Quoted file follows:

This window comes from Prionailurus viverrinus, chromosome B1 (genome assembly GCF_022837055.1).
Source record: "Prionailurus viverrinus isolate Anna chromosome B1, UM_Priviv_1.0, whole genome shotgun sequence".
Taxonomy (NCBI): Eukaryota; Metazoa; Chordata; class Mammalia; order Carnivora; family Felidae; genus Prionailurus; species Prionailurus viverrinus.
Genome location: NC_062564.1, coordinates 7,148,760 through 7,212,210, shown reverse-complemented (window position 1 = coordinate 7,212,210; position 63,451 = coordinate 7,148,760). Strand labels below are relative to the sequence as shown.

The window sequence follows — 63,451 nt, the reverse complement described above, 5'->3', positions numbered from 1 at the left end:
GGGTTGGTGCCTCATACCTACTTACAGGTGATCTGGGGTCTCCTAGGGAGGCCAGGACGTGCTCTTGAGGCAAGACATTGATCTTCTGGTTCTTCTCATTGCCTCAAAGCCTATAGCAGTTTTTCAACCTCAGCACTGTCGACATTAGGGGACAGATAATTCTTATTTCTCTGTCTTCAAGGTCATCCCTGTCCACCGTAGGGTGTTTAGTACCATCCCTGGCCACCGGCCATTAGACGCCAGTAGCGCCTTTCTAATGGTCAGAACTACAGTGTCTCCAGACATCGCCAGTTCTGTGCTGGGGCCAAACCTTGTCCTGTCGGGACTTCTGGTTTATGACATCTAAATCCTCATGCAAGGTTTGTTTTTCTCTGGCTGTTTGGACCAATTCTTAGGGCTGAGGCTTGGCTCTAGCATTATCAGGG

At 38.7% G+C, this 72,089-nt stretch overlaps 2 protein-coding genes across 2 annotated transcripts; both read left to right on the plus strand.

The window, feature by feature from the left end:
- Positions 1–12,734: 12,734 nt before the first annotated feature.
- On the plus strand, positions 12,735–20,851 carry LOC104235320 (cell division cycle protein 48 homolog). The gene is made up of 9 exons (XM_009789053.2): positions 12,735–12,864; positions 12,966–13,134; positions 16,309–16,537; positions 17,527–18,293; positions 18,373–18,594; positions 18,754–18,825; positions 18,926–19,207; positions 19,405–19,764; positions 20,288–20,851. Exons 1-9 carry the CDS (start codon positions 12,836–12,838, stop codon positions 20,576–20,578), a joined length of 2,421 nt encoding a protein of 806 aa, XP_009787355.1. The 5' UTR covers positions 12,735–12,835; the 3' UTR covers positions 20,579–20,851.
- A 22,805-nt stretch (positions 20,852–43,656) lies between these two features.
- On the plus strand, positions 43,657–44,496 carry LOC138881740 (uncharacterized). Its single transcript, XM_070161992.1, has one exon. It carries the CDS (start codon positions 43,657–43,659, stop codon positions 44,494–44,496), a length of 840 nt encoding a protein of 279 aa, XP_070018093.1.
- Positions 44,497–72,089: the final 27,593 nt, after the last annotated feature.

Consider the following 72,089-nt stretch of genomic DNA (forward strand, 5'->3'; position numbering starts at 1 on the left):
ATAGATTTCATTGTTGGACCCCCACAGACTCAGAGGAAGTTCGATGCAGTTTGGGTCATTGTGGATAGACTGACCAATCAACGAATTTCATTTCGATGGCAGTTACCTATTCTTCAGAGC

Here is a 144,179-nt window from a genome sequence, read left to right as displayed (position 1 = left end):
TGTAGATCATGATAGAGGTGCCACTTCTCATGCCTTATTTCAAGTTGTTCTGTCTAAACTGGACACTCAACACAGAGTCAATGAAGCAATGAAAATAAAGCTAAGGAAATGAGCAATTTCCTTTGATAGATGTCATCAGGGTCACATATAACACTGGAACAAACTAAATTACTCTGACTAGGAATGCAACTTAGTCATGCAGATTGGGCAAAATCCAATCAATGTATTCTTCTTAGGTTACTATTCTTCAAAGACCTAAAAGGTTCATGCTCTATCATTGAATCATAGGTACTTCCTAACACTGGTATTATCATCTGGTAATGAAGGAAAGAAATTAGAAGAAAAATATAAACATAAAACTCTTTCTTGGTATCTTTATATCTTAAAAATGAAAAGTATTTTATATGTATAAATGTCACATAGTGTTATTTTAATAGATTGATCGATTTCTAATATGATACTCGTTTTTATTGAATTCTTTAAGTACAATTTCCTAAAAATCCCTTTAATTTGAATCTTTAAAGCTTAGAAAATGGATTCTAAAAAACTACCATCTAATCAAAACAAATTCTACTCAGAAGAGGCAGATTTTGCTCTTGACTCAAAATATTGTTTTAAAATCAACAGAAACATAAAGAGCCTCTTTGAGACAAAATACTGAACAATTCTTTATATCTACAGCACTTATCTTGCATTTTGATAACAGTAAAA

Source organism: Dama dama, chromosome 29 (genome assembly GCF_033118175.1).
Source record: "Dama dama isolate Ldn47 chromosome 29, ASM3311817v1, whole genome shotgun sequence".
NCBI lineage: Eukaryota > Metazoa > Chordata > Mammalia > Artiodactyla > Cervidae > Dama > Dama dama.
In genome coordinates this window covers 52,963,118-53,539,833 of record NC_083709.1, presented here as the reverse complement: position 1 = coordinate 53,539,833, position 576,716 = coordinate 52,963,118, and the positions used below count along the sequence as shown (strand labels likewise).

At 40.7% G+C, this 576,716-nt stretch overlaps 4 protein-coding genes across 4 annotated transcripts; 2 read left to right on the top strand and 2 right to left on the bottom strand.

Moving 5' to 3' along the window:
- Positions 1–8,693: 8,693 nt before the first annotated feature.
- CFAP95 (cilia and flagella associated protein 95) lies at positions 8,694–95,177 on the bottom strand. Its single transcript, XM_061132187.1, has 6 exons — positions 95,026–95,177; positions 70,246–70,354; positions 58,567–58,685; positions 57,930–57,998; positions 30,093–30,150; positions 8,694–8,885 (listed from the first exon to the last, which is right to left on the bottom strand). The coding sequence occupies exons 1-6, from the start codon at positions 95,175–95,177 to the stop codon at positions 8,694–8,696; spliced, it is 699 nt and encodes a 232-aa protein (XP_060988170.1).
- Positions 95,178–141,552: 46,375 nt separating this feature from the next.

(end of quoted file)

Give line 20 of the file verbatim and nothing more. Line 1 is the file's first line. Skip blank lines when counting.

NCBI lineage: Eukaryota > Metazoa > Chordata > Mammalia > Artiodactyla > Cervidae > Dama > Dama dama.